Robert Lee Howsam played a key role in establishing two leagues—the American Football League and baseball’s Continental League.
Born in Denver, Colorado, February 28, 1918, he served as a pilot in the U.S. Navy during World War II. He was the son-in-law of U.S. Senator and two-term Colorado Governor Edwin Johnson, who had founded and served as first president of the Class A Western League, an upper-level minor league. In 1947, Howsam began running the Denver Bears of the Western League. He immediately built 18,000 seat Bears Stadium—which later became Mile High Stadium—and the franchise set Class A season attendance records. In 1952, he was named Minor League Executive of the Year by The Sporting News. Four years later, Howsam elevated the Bears to Triple-A while becoming the affiliate of the New York Yankees and was again named Minor League Executive of the Year.
When the Giants and Dodgers headed west following the 1957 MLB season, prominent New York attorney William Shea spearheaded an attempt to bring National League baseball back to The Big Apple. When relocation and expansion talks stalled, Shea proposed the formation of a third Major League. In November 1958, the Continental League was founded. Set to begin play in April 1961, the upstart league announced intentions for eight teams to play in stadiums with a minimum seating capacity of 35,000. Franchises were targeted for New York, Toronto, Houston, Buffalo, Minneapolis, Atlanta, Dallas and Denver–with Bob Howsam owning that franchise. When Major League Baseball announced plans to expand from 16 teams to 20—including the addition in 1962 of the New York Mets [Daily Dose, 4/11/16] and Houston Colt .45s to the National League— the Continental League folded without ever playing a game. Howsam, who had expanded Bears stadium as part of the Continental League plan, was left with massive debt and a stadium too large for minor league baseball.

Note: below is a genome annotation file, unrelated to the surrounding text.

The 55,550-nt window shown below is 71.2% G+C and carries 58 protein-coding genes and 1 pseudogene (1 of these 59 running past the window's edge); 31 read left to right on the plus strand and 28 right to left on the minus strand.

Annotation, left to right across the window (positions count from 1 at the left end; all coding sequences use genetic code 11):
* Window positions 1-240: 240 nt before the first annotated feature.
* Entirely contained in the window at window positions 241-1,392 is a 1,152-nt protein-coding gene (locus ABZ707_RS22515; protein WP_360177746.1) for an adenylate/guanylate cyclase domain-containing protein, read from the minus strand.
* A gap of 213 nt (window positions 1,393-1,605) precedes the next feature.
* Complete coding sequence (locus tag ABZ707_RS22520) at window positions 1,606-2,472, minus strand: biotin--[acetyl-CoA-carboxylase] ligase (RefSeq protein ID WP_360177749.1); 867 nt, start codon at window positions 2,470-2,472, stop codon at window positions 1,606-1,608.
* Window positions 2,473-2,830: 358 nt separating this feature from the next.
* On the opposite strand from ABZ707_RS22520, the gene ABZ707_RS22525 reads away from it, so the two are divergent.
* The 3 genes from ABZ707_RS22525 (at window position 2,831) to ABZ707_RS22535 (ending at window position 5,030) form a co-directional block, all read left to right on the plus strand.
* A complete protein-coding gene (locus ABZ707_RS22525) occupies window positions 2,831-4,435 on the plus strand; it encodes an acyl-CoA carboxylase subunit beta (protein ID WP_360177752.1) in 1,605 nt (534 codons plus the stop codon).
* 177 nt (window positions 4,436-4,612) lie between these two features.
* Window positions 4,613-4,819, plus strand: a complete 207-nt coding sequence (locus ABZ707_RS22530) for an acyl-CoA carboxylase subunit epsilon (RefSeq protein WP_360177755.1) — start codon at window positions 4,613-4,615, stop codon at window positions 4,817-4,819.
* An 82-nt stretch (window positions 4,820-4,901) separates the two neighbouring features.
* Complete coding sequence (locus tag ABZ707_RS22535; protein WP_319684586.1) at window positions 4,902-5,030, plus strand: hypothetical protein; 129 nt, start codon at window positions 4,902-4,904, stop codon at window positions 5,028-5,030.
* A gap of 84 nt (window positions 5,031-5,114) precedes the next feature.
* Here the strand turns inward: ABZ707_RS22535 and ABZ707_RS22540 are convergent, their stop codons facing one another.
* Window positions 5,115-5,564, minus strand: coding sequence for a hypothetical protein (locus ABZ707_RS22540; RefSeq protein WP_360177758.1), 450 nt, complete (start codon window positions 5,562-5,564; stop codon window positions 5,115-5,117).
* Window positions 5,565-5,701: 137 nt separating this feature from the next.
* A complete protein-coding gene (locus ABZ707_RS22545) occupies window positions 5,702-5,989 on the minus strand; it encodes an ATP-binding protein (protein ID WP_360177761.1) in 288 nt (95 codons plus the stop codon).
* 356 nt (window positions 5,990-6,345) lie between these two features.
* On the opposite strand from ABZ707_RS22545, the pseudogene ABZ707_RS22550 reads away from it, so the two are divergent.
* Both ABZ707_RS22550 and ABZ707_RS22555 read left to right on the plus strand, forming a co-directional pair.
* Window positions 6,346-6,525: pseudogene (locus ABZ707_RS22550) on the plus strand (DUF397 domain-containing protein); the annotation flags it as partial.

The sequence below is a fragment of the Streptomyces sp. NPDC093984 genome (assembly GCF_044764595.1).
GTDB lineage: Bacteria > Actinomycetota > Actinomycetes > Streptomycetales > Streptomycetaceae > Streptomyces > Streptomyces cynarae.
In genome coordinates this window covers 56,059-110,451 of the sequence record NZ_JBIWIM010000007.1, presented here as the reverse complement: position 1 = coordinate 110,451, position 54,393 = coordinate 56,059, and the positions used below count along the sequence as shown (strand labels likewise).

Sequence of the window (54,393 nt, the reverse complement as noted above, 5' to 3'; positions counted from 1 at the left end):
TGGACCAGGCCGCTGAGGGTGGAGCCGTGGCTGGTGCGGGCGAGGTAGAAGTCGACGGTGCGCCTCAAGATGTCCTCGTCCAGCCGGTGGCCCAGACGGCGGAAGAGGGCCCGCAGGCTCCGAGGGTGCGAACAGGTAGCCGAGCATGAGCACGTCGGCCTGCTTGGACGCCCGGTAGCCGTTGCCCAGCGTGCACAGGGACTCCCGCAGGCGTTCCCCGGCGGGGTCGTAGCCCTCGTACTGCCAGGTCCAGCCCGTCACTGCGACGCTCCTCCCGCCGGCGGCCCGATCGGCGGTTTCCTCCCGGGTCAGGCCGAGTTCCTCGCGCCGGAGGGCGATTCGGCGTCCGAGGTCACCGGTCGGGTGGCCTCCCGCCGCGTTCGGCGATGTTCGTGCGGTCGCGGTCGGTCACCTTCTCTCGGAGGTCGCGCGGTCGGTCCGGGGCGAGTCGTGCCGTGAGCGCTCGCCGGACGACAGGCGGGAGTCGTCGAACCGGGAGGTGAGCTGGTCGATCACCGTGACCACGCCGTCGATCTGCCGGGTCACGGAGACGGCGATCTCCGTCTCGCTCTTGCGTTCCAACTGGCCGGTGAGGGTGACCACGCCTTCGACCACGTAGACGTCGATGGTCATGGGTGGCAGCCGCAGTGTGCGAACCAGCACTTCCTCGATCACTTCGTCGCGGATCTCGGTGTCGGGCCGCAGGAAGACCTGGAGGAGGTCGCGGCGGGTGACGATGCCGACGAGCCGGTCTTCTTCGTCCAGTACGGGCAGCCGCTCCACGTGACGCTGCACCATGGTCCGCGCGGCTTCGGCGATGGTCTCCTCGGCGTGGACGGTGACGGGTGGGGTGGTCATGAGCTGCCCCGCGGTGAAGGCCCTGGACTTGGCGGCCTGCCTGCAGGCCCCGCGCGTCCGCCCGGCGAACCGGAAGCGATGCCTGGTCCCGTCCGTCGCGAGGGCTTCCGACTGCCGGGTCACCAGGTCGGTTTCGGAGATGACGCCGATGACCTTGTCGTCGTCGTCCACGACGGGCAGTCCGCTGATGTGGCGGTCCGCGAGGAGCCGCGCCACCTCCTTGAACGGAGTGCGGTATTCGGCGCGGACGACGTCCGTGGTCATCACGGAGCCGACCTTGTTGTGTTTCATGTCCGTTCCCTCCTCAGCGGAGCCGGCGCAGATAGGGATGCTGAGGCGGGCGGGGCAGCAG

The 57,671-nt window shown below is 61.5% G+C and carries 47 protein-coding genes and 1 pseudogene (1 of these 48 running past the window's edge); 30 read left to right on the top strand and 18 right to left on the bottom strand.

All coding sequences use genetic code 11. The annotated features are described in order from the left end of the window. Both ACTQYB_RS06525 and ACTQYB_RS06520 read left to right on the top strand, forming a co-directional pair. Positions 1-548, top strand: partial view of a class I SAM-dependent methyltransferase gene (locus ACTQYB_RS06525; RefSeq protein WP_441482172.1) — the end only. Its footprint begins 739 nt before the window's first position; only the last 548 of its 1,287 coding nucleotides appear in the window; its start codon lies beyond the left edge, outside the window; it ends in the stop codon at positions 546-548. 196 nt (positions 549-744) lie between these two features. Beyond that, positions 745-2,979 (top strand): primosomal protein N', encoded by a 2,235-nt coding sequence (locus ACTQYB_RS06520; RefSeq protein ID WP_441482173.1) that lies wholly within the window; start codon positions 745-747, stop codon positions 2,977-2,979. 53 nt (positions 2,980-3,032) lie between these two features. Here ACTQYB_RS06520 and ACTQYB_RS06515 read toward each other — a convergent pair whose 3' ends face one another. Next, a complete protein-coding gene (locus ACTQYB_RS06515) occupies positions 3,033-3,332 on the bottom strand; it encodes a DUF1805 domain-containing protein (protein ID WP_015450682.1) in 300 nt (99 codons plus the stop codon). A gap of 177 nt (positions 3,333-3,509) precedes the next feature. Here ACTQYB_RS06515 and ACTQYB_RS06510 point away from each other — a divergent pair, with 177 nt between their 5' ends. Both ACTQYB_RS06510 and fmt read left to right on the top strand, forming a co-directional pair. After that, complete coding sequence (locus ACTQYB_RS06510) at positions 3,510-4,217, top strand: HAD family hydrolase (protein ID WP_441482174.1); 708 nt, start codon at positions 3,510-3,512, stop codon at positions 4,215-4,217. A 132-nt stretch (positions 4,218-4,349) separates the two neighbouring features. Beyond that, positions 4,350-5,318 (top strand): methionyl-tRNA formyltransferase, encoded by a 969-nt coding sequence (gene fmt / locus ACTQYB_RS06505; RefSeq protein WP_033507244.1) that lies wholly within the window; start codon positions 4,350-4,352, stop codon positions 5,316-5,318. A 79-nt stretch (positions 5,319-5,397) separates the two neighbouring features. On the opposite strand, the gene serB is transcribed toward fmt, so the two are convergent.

Still intent on bringing a major professional sport to Denver, Howsam joined Lamar Hunt [Daily Dose, 8/2/16] and six other wealthy businessmen in taking on the NFL and launching the American Football League. “The Foolish Club”—the self-imposed name taken by these Mavericks, announced in 1959 intentions to begin play the following year. Howsam had a new tenant for Bears Stadium but his new team—the Denver Broncos—were not much of a draw, forcing Howsam to sell the club in 1961. Five years later, the AFL and NFL announced plans to merge. One of the requirements was that all NFL stadiums seat at least 50,000 fans. Howsam sold Bears Stadium to the city of Denver, which added an upper deck and renamed the venue Mile High Stadium, which would go on to be the Broncos raucous home until 2000.
The St. Louis Cardinals were 9 ½ games out of first place in August 1964 when team president Branch Rickey hired Bob Howsam, whom Rickey had worked with in the Continental League venture, to replace Bing Devine as Card’s general manager. The Cardinals went on a late-season tear, culminating with beating the New York Yankees in the World Series. In 1966, Howsam acquired Orlando Cepeda and Roger Maris [Daily Dose, 9/10/15] in midseason trades, retooling the team that would go on to win back-to-back pennants in 1967 and 1968.